In my case, I took too much responsibility for my girlfriend’s feelings and problems. If something went wrong in her life, I tended to make my own mistakes and did my best to make her feel better.
I’ve learned over time that love isn’t about helping your partner solve their problems or make them feel better all the time. Instead, support and encourage when needed, but don’t be a babysitter. what do you mean? “
- It’s not about “fixing your emotions” (as clinical psychologist Aziz Gazipura, Ph.D., who I highly recommend learning from, by the way).
- Don’t give unsolicited advice (the persuasive phrase is “should”)
- not make decisions for them
Mindful love is accepting the possibility of a breakup.
When your partner breaks up with you, it can feel like a blow to your ego. For many, it is the ultimate form of rejection. You may be so afraid of the possibility of a breakup that you spend all your time with your partner looking for signs of breakup and trying to prevent it.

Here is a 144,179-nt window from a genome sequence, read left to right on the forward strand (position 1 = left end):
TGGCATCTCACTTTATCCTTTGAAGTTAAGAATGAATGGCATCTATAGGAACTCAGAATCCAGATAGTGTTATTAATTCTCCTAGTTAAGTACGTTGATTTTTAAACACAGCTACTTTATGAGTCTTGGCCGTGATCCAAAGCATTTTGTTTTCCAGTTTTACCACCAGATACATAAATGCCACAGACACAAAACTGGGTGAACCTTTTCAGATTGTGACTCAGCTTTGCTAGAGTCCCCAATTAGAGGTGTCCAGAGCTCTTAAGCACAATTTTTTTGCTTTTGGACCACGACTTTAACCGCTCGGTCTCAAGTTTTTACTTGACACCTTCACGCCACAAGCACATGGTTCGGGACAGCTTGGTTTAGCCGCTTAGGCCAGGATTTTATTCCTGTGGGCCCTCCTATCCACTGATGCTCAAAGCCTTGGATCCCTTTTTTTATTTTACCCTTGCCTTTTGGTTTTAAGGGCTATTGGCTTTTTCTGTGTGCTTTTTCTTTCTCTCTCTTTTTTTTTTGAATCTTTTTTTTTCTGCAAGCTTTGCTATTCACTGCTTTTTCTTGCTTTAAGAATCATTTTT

You may also settle for good but not great relationships.Eliora Porter, a psychologist at the University of Pennsylvania, was suggested:
“…Socially anxious people may tend to stay in fewer homes Optimal relationships for fear of having difficulty finding new partners if they end the relationship.
So how do you accept the painful possibility that your relationship may one day end? Accept that relationships don’t have to be permanent to be successful. It won’t last forever, but we can enjoy each other’s company and help each other learn and grow. Adopting this mindset allows you to get out of your head and appreciate the relationship in the moment.
See also the broken heart silver lining. If a relationship ends due to incompatibility, you are given another chance to find a better mate.
In the past, I kept unsatisfying relationships going way longer than I wanted because I was afraid I wouldn’t be able to find someone else. ? I was on Tinder when I was single, and I got more matches than I expected.made me realize that “Hey, I’m not or Not attractive after all.
In summary, mindful love looks like this:
- Accept your anxiety.
- Accept disagreements and disappointments.
- Accept and respect their choices.
- Accept the possibility of separation.
And above all…
Mindful love is a dance between your needs and your partner’s needs.
You are always acting from a foundation of self-awareness and compassion, balancing both with empathy.
About Ian Chu
Founded by Ian Chu deeper conversationDespite his social anxiety, he has spoken to over 10,000 people and has been featured in top media outlets such as CBC, Inc. Magazine and TEDx.